Annamarie Ausnes, left, greets barista Sandie Andersen with a rose on Andersen's arrival at Virginia Mason Medical Center for the kidney transplant surgery Tuesday. All went fine. "If you can save somebody's life, it's special," said Jeffrey Andersen, Sandie's husband. Photo by Paul Joseph Brown.
This story is another fine example of human kindness. A waitress in a coffee shop donated one of her kidneys to a regular customer and is a hero in my book. I know of many other instances where chance conversations have led to a living organ donation, sometimes even when the donor and recipient were complete strangers.
From the Seattle Post-Intelligencer:
Annamarie Ausnes had been visiting her local Starbucks for coffee and small talk with the barista for three years. During their conversations, they talked about almost everything, but Ausnes never once mentioned her failing health.
Ausnes, 55, who works at the University of Puget Sound in Tacoma, has known about her polycystic kidney disease for nearly 20 years. The genetic disorder causes numerous cysts in the kidney and eventual kidney failure. When her health suddenly began to decline and her kidneys were functioning at only 15 percent, she knew she needed a transplant.
Had her kidney function deteriorated to 12 percent, she would have faced painful dialysis treatments and possible death. Her only option was a transplant. Her husband and son weren't matches. She was facing a long wait on a transplant list.
One day last fall, she mentioned to Sandie Andersen -- the barista she casually knew through her morning caffeine runs -- that her kidneys were shutting down. Andersen, 51, didn't hesitate. She had a blood test to see if she matched her customer. She did.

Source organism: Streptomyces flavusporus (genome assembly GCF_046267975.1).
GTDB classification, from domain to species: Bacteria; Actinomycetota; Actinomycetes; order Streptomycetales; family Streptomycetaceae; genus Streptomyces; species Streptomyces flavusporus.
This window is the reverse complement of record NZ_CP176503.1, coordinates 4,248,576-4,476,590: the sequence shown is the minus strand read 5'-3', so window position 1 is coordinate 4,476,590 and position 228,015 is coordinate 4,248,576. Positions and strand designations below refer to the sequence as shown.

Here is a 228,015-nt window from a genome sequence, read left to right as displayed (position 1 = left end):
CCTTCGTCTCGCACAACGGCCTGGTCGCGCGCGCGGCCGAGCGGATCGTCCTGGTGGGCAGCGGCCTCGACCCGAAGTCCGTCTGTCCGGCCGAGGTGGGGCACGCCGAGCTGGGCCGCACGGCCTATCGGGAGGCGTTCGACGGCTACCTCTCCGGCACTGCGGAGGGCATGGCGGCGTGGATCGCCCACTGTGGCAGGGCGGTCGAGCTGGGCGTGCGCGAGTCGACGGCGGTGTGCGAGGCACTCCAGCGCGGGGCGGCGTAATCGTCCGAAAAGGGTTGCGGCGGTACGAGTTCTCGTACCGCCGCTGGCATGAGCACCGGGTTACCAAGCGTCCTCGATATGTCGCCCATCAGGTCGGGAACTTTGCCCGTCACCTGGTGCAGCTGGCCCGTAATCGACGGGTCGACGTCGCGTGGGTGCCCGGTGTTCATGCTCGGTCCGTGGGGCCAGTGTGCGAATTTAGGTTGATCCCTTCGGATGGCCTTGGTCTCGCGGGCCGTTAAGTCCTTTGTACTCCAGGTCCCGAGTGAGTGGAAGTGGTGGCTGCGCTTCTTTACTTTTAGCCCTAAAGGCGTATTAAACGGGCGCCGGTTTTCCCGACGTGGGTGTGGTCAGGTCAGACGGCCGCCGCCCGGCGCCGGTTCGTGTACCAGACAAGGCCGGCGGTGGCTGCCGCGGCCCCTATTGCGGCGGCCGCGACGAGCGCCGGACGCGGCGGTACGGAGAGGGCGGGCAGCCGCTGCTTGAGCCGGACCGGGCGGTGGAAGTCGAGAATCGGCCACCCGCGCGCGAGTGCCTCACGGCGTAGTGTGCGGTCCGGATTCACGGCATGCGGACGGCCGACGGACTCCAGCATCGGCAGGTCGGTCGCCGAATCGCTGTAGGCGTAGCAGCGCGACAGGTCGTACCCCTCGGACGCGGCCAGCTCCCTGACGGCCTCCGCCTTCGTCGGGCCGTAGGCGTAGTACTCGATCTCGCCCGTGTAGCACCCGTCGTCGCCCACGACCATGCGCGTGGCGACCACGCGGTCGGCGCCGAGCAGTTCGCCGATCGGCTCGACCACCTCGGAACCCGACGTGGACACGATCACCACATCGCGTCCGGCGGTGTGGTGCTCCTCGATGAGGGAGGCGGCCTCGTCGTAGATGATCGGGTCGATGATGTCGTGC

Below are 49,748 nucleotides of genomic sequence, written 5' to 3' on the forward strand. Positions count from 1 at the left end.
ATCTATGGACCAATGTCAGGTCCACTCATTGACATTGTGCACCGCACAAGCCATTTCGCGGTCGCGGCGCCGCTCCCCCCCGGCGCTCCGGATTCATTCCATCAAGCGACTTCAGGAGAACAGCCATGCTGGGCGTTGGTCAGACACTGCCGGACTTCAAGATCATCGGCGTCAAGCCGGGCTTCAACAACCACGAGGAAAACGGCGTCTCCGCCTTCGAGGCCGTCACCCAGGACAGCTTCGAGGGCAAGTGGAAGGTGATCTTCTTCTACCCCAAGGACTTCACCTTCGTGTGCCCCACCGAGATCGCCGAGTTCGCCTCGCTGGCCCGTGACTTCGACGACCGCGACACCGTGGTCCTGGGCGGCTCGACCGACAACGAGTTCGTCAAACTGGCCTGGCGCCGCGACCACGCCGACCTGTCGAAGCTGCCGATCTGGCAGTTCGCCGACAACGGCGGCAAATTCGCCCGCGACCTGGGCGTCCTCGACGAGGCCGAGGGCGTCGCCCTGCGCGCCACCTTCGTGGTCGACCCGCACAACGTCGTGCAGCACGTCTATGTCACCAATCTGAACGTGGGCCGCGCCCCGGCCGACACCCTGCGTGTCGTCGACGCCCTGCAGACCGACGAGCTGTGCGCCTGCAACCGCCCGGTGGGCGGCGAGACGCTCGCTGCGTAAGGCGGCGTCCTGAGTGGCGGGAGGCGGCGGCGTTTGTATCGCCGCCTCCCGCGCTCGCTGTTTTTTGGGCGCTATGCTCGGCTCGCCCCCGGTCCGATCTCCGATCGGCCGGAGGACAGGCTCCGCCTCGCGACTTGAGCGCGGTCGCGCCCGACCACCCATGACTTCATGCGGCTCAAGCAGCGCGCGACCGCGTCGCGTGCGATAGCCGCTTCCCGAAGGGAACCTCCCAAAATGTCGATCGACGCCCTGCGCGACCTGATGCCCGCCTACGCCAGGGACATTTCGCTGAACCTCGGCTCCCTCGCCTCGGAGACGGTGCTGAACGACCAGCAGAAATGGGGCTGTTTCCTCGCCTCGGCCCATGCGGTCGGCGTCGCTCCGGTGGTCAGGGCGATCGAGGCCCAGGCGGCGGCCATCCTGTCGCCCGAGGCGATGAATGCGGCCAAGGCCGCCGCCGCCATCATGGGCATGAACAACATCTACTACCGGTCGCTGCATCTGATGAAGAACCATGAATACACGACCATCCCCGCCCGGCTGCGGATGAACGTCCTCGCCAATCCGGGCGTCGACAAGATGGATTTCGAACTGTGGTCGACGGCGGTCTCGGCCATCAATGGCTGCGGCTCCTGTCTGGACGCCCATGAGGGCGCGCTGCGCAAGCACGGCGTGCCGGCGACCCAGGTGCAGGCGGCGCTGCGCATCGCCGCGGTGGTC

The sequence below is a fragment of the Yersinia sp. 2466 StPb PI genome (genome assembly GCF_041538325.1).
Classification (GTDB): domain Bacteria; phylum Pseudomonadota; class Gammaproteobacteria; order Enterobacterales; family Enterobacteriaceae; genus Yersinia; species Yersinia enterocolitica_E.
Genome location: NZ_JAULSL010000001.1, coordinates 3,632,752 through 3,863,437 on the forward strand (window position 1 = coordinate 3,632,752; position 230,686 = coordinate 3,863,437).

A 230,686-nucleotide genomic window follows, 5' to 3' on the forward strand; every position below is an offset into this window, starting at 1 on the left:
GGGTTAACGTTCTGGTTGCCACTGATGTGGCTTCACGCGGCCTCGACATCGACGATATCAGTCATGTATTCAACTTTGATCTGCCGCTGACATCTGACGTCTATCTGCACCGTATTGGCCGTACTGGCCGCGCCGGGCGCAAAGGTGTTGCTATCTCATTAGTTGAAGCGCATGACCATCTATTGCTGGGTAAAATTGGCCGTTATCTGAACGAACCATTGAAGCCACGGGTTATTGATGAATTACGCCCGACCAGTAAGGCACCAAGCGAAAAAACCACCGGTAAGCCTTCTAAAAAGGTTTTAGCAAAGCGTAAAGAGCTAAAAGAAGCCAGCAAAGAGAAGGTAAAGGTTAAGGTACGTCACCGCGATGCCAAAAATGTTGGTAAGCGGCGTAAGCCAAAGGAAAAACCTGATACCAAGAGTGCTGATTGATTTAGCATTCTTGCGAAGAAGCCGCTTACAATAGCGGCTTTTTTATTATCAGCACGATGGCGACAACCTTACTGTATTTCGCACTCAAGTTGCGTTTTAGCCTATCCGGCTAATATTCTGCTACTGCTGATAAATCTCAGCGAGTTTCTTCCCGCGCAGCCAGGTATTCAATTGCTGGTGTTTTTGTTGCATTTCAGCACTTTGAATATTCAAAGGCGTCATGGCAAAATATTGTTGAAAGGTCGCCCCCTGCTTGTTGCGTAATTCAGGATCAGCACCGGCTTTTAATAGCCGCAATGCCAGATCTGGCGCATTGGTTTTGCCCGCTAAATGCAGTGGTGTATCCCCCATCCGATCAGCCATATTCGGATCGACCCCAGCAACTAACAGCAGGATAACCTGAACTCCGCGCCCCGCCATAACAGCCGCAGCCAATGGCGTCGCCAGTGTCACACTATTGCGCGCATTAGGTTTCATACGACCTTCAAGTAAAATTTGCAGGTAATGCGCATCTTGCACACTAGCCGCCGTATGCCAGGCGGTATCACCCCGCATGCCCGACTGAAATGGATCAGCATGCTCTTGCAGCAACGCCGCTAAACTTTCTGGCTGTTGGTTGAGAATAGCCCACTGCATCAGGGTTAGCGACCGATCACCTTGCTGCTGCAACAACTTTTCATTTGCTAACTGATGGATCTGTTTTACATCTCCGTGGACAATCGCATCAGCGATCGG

Tuesday morning, Andersen donated a kidney to Ausnes at Virginia Mason Medical Center. Now, Ausnes has three kidneys. Surgeons said that unlike a heart transplant, her old kidneys "didn't interfere" with the transplant and she had room for the new one to fit.
After what surgeons called a successful surgery, both women face a few days in the hospital, and weeks of recovery, but are expected to be fine, surgeons said.
Their husbands and family members gathered at the hospital Tuesday afternoon, relieved the ordeal was over and thankful their wives found each other.
"I have felt all along something special was going to happen for my wife," said John Ausnes. "She's a special person and she ran into a special person. We've been married for 30 years, and this was my opportunity to be a supportive husband."
Jeffrey Andersen said his wife was groggy when he visited her immediately after surgery, and admired her selflessness at wanting to help a casual acquaintance.
"If you can save somebody's life, it's special," Andersen said. "It's what Sandi wanted to do."
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